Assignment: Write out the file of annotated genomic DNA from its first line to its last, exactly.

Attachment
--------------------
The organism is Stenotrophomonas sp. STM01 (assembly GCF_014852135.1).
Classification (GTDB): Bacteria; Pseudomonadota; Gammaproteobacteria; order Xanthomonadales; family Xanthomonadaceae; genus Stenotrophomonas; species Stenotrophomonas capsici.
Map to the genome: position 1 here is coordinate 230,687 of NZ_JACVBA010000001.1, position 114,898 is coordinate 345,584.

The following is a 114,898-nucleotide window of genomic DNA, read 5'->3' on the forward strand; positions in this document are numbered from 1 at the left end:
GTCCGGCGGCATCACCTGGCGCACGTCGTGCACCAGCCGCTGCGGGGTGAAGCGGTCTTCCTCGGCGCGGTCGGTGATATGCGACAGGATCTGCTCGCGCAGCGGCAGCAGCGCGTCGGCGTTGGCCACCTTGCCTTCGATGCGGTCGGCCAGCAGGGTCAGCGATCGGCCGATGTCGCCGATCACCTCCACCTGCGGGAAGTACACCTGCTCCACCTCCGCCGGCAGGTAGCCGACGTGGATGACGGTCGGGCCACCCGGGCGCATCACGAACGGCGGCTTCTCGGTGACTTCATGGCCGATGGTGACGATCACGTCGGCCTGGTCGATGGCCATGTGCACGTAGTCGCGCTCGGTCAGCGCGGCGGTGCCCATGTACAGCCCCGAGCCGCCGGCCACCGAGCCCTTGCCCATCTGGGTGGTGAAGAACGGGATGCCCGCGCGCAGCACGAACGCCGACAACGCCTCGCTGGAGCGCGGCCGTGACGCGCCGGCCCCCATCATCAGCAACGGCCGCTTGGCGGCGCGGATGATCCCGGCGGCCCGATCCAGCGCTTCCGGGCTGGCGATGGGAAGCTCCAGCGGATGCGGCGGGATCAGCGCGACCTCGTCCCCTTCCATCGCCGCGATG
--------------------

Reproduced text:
The organism is Stenotrophomonas sp. STM01 (assembly GCF_014852135.1).
Classification (GTDB): Bacteria; Pseudomonadota; Gammaproteobacteria; order Xanthomonadales; family Xanthomonadaceae; genus Stenotrophomonas; species Stenotrophomonas capsici.
Map to the genome: position 1 here is coordinate 230,687 of NZ_JACVBA010000001.1, position 114,898 is coordinate 345,584.

The following is a 114,898-nucleotide window of genomic DNA, read 5'->3' on the forward strand; positions in this document are numbered from 1 at the left end:
GTCCGGCGGCATCACCTGGCGCACGTCGTGCACCAGCCGCTGCGGGGTGAAGCGGTCTTCCTCGGCGCGGTCGGTGATATGCGACAGGATCTGCTCGCGCAGCGGCAGCAGCGCGTCGGCGTTGGCCACCTTGCCTTCGATGCGGTCGGCCAGCAGGGTCAGCGATCGGCCGATGTCGCCGATCACCTCCACCTGCGGGAAGTACACCTGCTCCACCTCCGCCGGCAGGTAGCCGACGTGGATGACGGTCGGGCCACCCGGGCGCATCACGAACGGCGGCTTCTCGGTGACTTCATGGCCGATGGTGACGATCACGTCGGCCTGGTCGATGGCCATGTGCACGTAGTCGCGCTCGGTCAGCGCGGCGGTGCCCATGTACAGCCCCGAGCCGCCGGCCACCGAGCCCTTGCCCATCTGGGTGGTGAAGAACGGGATGCCCGCGCGCAGCACGAACGCCGACAACGCCTCGCTGGAGCGCGGCCGTGACGCGCCGGCCCCCATCATCAGCAACGGCCGCTTGGCGGCGCGGATGATCCCGGCGGCCCGATCCAGCGCTTCCGGGCTGGCGATGGGAAGCTCCAGCGGATGCGGCGGGATCAGCGCGACCTCGTCCCCTTCCATCGCCGCGATG